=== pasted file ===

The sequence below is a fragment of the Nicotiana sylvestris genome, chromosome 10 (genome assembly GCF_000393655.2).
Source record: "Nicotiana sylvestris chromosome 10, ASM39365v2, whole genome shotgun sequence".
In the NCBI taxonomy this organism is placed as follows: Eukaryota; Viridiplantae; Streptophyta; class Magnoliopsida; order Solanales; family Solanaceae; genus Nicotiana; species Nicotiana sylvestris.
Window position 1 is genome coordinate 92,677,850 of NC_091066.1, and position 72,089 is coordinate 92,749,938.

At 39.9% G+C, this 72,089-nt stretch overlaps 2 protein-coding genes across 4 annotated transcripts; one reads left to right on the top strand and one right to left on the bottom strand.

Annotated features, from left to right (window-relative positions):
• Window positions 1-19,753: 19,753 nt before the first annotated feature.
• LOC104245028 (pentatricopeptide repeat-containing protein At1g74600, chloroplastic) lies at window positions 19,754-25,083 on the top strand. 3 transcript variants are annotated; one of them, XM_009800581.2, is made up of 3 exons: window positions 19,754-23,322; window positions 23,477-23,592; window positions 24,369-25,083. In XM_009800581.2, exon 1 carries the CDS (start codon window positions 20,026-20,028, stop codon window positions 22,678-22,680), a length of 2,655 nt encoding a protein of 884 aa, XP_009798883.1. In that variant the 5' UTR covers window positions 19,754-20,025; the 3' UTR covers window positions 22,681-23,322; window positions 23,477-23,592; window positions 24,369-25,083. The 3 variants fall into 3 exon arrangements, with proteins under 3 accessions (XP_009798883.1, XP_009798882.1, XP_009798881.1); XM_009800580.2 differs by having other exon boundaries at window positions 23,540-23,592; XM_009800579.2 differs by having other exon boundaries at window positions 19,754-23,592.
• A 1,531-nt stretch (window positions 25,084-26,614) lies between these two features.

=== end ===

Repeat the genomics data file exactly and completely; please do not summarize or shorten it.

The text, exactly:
The sequence below is a fragment of the Nicotiana sylvestris genome, chromosome 10 (genome assembly GCF_000393655.2).
Source record: "Nicotiana sylvestris chromosome 10, ASM39365v2, whole genome shotgun sequence".
In the NCBI taxonomy this organism is placed as follows: Eukaryota; Viridiplantae; Streptophyta; class Magnoliopsida; order Solanales; family Solanaceae; genus Nicotiana; species Nicotiana sylvestris.
Window position 1 is genome coordinate 92,677,850 of NC_091066.1, and position 72,089 is coordinate 92,749,938.

At 39.9% G+C, this 72,089-nt stretch overlaps 2 protein-coding genes across 4 annotated transcripts; one reads left to right on the top strand and one right to left on the bottom strand.

Annotated features, from left to right (window-relative positions):
• Window positions 1-19,753: 19,753 nt before the first annotated feature.
• LOC104245028 (pentatricopeptide repeat-containing protein At1g74600, chloroplastic) lies at window positions 19,754-25,083 on the top strand. 3 transcript variants are annotated; one of them, XM_009800581.2, is made up of 3 exons: window positions 19,754-23,322; window positions 23,477-23,592; window positions 24,369-25,083. In XM_009800581.2, exon 1 carries the CDS (start codon window positions 20,026-20,028, stop codon window positions 22,678-22,680), a length of 2,655 nt encoding a protein of 884 aa, XP_009798883.1. In that variant the 5' UTR covers window positions 19,754-20,025; the 3' UTR covers window positions 22,681-23,322; window positions 23,477-23,592; window positions 24,369-25,083. The 3 variants fall into 3 exon arrangements, with proteins under 3 accessions (XP_009798883.1, XP_009798882.1, XP_009798881.1); XM_009800580.2 differs by having other exon boundaries at window positions 23,540-23,592; XM_009800579.2 differs by having other exon boundaries at window positions 19,754-23,592.
• A 1,531-nt stretch (window positions 25,084-26,614) lies between these two features.